Our world now needs stories of inclusion and unity

Our world now needs stories of inclusion and unity

In the last post of 2020, I remarked that Joe Biden had positively impressed me with a powerful personal story during his first public interview after the election. Indeed, that autobiographical anecdote—one of the very few I have seen from the president-elect, left me hopeful that he would continue to use this device after he takes office on January 20.

Why was I simultaneously so interested and so surprised by Biden’s sudden use of storytelling? First of all, and as I noted above, I was singularly struck by his boyhood remembrance because I had never heard him express himself in this way before. Most of his discourse during the campaign seemed to be nothing more than standard political rhetoric, which was usually bland, boring and impersonal.

More importantly, though, the second reason for my interest extends far beyond my own perspective on personal stories of identity. In fact, I would contend that Mr Biden’s use of such anecdotes may play a significant role in the success of some of his major initiatives.

Clearly, one of the incoming president’s overarching goals is that of being his nation’s “unifier”, a leader who can speak to all citizens. As I have heard him state on numerous occasions, he has confidence in his ability to help reduce the extreme polarization that seems to be growing with each passing day.

As most readers know, political commentary is neither my field of expertise nor one of my goals in writing this blog. And, with respect to Joe Biden’s declarations, I harbor a healthy dose of skepticism about anyone’s ability to unify America these days. Much has been written in recent years about how the way we now receive our news—social media in particular—is at the root of the extreme polarization we see today in many parts of the world. But, that is a subject for another post, perhaps even our next one.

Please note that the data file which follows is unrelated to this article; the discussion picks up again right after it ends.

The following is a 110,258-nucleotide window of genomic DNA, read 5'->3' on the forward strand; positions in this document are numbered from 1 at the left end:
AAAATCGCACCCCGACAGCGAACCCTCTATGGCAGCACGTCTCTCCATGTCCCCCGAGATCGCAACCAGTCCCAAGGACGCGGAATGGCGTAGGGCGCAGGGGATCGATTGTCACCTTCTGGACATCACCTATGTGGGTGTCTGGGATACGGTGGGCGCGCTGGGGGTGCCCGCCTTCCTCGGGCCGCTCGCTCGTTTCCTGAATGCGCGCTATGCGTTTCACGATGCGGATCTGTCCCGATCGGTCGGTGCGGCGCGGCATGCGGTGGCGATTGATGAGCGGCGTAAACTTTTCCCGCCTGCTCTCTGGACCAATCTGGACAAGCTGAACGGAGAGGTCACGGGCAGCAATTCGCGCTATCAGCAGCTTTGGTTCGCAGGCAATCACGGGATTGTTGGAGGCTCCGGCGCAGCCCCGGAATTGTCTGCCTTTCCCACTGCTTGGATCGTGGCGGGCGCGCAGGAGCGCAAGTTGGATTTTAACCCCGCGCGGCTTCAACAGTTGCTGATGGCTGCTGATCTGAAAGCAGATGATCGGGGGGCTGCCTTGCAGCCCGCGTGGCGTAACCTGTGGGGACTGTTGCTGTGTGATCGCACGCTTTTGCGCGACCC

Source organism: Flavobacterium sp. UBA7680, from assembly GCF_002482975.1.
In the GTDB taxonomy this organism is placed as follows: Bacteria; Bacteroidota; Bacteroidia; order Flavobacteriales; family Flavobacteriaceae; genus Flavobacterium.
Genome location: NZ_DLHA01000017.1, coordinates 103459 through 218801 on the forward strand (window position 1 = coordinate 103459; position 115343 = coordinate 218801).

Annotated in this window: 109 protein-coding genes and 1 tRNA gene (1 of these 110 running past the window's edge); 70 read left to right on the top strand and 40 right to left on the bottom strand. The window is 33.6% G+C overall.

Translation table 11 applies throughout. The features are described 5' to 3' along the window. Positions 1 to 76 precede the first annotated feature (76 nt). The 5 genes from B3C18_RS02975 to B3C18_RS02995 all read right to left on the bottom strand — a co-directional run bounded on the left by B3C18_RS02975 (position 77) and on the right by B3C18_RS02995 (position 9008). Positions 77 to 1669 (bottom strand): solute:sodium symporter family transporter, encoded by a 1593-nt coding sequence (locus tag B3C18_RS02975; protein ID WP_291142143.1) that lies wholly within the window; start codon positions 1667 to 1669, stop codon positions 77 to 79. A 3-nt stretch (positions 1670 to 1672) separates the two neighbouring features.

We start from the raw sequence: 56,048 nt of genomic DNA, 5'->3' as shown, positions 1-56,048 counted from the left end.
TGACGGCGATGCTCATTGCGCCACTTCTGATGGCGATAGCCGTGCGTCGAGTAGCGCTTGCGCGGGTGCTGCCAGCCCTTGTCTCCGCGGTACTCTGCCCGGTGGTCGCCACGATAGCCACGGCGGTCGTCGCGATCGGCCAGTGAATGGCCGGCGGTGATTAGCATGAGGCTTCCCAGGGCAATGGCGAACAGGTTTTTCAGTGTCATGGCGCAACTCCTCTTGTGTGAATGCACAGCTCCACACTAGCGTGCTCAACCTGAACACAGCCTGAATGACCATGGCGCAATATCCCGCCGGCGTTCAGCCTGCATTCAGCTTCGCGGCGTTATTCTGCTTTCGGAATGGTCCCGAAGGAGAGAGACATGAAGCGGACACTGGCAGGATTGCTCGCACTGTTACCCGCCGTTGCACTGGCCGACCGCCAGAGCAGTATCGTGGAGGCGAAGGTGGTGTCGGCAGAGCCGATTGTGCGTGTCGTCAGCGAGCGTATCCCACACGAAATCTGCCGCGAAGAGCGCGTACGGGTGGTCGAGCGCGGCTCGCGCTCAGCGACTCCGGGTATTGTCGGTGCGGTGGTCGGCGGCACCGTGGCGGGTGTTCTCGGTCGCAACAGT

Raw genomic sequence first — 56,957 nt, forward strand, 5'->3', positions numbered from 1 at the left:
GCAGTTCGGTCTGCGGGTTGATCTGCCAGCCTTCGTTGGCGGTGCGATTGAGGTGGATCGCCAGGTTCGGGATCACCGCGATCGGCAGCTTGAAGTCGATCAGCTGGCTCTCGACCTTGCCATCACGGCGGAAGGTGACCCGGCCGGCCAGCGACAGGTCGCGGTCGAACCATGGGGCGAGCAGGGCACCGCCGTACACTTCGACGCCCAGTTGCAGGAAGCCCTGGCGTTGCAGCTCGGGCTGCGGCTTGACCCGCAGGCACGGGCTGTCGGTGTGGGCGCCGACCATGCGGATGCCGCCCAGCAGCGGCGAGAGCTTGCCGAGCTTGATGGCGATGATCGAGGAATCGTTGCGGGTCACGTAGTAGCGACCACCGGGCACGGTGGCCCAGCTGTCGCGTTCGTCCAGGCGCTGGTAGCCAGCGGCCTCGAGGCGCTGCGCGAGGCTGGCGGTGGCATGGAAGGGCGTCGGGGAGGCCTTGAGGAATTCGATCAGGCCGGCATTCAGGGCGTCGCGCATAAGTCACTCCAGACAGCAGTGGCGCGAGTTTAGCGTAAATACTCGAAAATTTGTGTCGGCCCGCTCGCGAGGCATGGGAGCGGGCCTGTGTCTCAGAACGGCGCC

At the time of this writing, much of the world remains firmly in the grip of the coronavirus pandemic. Recent days have seen the storming of the United States Capital in Washington, and a move in Congress toward the unprecedented second impeachment of the sitting president, Donald Trump. Democrats and Republicans, particularly the extreme elements of each party, continue to pin the blame on each other.

If there was ever a moment when the landscape needs a leader who can heal and unite, it is now.

So, at this remarkably acrimonious time, I do wish to express one firm conviction: If the incoming president has even a small chance of being the “uniter” he aspires to be, this type of personal story of identity will be his most useful mechanism for achieving his goal.

Indeed, I have been paying a bit more attention to Mr Biden’s speaking these days. What I would like to see is his continued use of personal story to bring people together. Once again, I repeat that I term myself hopeful—not optimistic or unrealistic, but hopeful nonetheless—that he will use his life experience to connect with sympathizers and opponents alike.

Of the many advantages of storytelling I have spoken or written about in the past, the one that applies most to Joe Biden’s current task is this: stories are simply the best way to connect with all types of people.

When any politician promotes policies and ideas for the nation, many opposing constituents are arguing with him in their minds, standing against the concepts he espouses. With a story, on the other hand, there can be no arguing.

Personal anecdotes bring us in by appealing to our common humanity. Even those who firmly disagree with the president cannot help but relate to his stories of childhood. When the man speaks simply of seeking his father’s fear over losing the family’s health insurance, we empathize with him.

As such, I am watching a bit more closely than usual as this new president takes over, looking to see how well America’s new leader will use such tales in his efforts to heal and unify.



Image: Flickr user Blondinrikard Fröberg